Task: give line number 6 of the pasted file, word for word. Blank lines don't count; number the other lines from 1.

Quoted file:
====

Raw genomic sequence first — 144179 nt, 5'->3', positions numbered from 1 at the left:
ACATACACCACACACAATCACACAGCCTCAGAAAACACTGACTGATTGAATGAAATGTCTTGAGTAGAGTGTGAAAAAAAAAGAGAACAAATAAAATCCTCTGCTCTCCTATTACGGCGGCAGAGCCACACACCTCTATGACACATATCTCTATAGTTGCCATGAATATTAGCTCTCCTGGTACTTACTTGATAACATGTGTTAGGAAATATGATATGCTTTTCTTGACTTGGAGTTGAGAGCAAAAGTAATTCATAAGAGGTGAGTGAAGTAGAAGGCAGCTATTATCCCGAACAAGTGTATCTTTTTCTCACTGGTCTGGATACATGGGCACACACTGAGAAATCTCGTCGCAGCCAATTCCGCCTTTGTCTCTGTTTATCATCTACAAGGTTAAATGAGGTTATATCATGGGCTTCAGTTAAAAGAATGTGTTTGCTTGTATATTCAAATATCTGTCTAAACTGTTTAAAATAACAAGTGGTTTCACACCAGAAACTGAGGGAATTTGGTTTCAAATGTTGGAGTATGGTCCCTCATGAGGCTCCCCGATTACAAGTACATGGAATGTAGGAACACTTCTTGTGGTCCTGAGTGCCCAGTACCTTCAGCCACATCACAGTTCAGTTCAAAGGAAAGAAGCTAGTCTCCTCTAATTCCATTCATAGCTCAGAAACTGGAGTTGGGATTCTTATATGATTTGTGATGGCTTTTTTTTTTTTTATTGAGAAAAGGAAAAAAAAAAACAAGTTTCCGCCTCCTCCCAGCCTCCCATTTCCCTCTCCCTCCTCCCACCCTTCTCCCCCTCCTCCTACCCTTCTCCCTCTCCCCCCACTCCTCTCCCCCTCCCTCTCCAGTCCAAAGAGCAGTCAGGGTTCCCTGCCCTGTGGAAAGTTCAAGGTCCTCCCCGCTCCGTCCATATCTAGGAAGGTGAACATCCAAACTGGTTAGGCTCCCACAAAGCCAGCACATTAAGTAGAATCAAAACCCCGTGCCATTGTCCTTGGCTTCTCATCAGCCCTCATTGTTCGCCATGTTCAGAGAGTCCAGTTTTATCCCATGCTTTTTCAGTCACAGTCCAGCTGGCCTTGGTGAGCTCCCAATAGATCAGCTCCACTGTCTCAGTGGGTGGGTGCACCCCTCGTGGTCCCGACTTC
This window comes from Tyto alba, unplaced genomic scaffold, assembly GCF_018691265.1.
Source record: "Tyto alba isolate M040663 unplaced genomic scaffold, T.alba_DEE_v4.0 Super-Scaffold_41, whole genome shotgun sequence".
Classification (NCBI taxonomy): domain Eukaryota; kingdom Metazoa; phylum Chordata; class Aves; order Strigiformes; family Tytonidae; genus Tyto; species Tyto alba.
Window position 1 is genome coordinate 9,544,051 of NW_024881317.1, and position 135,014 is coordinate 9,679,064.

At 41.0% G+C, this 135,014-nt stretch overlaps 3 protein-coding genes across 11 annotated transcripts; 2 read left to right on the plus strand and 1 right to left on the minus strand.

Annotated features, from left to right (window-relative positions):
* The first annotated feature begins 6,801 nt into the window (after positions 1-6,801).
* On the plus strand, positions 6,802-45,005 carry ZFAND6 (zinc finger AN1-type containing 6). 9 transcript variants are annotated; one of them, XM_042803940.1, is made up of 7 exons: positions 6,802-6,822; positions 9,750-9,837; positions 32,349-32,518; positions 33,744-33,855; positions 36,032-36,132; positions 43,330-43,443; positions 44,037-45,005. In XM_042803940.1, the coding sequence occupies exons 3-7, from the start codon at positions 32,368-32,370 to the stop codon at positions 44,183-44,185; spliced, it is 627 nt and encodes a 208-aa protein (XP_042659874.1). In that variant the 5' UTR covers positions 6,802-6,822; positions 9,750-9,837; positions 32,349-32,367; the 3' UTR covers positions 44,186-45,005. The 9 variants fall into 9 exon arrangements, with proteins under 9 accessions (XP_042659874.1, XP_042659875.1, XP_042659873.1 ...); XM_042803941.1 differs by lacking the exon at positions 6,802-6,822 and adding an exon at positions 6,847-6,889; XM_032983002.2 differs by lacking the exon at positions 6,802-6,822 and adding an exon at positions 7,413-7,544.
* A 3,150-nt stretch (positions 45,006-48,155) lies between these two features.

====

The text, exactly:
Window position 1 is genome coordinate 9,544,051 of NW_024881317.1, and position 135,014 is coordinate 9,679,064.